SAN DIEGO, Calif. — Telecommunications company Polycom launched an enterprise-grade HD video conferencing application for mobile devices on Tuesday, targeting the growing number of tablets equipped with front-facing cameras.
Available for the iPad, the Motorola Xoom, and the Samsung Galaxy Tab, the app is built atop Polycom’s “RealPresence Mobile” platform, which allows for connectivity to existing company communications and security infrastructure across multiple video conferencing protocols. While the software has been around for some time in desktop client form, Polycom’s new product is the first tablet-based HD video conferencing product to target the enterprise.
“We’ve fulfilled our promise of extending to the enterprise,” said Polycom VP of mobility Surendra Arora in an interview. “Unlike our competitors, what’s truly impressive about our offering is the HD capability.”
Of course, tablet-based video conferencing applications aren’t new to the mobile space. Skype has long since dominated the video chat space on PCs with its desktop client, and Apple’s FaceTime allows iOS device users to mingle face-to-face for free. Other apps like Fring and Qik offer Android users group chat options.
But these options come with limitations. While Skype’s video chat client is available for a number of Android handsets and tablets, Skype and FaceTime for mobile devices are one-to-one video chatting options (meaning no group chat). And if you want to use FaceTime but aren’t in the iOS device family, you’re out of luck; the application works only amongst iPhone and iPad users.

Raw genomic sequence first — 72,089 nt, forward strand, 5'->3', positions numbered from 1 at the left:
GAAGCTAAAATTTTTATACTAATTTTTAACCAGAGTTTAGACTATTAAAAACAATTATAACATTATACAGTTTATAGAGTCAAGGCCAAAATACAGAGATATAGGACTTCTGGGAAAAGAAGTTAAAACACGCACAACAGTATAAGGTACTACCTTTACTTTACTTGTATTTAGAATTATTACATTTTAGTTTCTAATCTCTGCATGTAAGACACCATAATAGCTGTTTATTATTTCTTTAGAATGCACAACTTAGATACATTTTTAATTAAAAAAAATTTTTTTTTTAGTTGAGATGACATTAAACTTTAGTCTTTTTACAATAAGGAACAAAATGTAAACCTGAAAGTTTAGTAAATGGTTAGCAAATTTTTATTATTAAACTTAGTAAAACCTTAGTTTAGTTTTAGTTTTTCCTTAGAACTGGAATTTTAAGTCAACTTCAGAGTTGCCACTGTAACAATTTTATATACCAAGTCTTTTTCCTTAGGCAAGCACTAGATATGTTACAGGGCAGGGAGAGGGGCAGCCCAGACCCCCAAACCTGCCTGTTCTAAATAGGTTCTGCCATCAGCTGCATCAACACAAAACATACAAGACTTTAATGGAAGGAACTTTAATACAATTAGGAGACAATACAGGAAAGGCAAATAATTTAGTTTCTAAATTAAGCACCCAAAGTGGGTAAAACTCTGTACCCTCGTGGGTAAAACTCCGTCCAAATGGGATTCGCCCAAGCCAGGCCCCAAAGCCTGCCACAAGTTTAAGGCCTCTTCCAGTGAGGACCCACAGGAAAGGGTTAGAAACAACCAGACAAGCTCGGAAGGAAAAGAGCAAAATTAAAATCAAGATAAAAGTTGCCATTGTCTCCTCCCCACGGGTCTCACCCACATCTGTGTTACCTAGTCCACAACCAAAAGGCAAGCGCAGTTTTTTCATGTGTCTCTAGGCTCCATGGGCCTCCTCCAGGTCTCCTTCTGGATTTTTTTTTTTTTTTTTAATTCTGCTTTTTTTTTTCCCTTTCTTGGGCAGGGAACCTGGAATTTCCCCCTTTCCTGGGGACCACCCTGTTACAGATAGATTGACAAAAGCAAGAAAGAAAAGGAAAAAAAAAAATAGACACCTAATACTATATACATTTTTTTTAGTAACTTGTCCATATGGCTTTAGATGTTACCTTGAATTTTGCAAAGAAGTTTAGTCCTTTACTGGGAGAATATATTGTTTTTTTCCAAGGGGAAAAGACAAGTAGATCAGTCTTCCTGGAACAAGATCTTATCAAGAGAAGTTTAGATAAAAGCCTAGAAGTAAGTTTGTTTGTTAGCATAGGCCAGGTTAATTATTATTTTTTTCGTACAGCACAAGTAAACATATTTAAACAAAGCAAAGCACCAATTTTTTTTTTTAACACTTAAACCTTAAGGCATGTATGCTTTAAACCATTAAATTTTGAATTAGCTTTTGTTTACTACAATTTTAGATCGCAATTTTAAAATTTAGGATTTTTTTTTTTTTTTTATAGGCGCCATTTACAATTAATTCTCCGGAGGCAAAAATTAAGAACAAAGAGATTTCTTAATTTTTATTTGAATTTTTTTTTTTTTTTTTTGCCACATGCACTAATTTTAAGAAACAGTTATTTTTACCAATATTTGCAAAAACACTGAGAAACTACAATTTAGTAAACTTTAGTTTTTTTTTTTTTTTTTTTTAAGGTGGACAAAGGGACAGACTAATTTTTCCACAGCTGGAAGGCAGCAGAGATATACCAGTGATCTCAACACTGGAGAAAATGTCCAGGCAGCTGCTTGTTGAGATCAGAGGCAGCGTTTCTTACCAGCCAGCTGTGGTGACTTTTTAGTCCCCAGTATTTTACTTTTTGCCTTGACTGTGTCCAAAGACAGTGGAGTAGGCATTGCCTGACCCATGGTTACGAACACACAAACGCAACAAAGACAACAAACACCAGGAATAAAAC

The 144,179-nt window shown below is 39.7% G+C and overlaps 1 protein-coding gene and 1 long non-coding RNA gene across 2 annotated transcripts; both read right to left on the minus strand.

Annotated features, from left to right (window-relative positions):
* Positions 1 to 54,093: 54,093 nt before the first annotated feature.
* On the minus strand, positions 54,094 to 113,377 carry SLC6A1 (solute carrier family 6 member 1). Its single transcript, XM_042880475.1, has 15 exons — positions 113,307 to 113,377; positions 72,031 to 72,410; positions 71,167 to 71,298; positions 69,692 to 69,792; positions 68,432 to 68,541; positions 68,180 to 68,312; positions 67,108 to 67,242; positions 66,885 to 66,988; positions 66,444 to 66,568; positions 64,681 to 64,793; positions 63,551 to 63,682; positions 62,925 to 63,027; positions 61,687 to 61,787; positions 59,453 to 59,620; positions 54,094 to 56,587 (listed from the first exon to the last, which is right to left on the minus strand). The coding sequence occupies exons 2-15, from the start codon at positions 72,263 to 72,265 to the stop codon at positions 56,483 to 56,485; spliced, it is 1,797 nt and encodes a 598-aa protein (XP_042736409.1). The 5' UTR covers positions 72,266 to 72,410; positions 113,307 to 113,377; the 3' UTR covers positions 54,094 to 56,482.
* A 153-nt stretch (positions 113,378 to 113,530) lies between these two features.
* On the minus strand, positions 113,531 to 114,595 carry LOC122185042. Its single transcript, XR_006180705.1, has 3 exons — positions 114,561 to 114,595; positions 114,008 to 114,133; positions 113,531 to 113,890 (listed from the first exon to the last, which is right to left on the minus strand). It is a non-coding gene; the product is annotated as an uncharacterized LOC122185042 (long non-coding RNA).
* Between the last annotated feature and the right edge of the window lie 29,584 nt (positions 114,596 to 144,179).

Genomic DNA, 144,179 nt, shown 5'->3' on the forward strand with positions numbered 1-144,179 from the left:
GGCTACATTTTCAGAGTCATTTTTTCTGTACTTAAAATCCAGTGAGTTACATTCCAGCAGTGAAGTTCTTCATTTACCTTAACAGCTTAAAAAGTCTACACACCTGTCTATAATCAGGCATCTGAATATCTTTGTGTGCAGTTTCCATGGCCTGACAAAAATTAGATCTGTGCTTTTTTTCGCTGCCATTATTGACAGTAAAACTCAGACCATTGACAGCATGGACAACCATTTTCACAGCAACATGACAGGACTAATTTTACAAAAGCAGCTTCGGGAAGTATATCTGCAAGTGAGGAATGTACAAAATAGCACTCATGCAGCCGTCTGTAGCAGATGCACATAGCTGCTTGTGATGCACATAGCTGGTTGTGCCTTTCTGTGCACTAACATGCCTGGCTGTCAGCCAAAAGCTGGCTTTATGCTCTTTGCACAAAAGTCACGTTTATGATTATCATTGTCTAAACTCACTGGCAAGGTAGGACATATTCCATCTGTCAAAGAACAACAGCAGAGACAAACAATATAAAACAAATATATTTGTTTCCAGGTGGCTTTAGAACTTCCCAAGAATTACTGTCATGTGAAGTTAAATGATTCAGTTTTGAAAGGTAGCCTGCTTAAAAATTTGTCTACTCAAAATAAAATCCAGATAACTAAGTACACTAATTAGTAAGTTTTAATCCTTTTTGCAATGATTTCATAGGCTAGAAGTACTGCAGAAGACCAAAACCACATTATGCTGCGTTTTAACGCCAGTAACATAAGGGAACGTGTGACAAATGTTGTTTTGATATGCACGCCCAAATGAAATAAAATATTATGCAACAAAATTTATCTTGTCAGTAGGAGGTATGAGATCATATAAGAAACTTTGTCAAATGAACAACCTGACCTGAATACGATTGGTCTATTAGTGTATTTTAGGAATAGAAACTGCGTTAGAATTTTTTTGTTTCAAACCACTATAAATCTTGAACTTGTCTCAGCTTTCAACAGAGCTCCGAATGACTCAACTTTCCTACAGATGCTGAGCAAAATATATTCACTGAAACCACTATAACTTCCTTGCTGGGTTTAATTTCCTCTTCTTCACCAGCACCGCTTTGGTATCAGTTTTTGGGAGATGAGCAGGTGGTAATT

What’s more, Polycom’s offering boasts VPN client compatibility, keeping conference conversations behind closed firewalls. That’s more reassuring than Skype, which has gone through its share of security snafus over the past year, including a exploit that made user data available to data snoops.
In terms of enterprise-grade services, Polycom has hefty competition in the space. Cisco offers mobile video teleconferencing through WebEx (though it’s hardly a service dedicated to video chatting). “Customers use Webex primarily to share slides, with video being a secondary feature,” said Forrester analyst Phillip Karcher in an interview. “You don’t go through scheduling a WebEx to hold a video call.”
Cisco also launched its Cius enterprise tablet in August, which remains “[the company's] strategy for enabling videoconferencing connectivity from tablets to the rest of the Cisco video portfolio centers,” said Karcher. It’s an entirely different approach from Polycom’s, which essentially brings the service to consumer tablets already in the wild.
That’s not to say that Android and iOS capability isn’t coming for Cisco, especially in the wake of increased competition from Polycom. “I wouldn’t be surprised if Cisco looks at releasing clients on iOS and Android in the future now that that capability was released on the Cius first,” said Karcher. “Likely the level of success of the Cius will impact on how quickly they decide to move in that area.”
Beginning Tuesday, RealPresence Mobile is available free for download in both Apple’s App Store and Google’s Android Market. Currently, the app supports only supports three tablets, but the company plans to expand device support further in the coming months.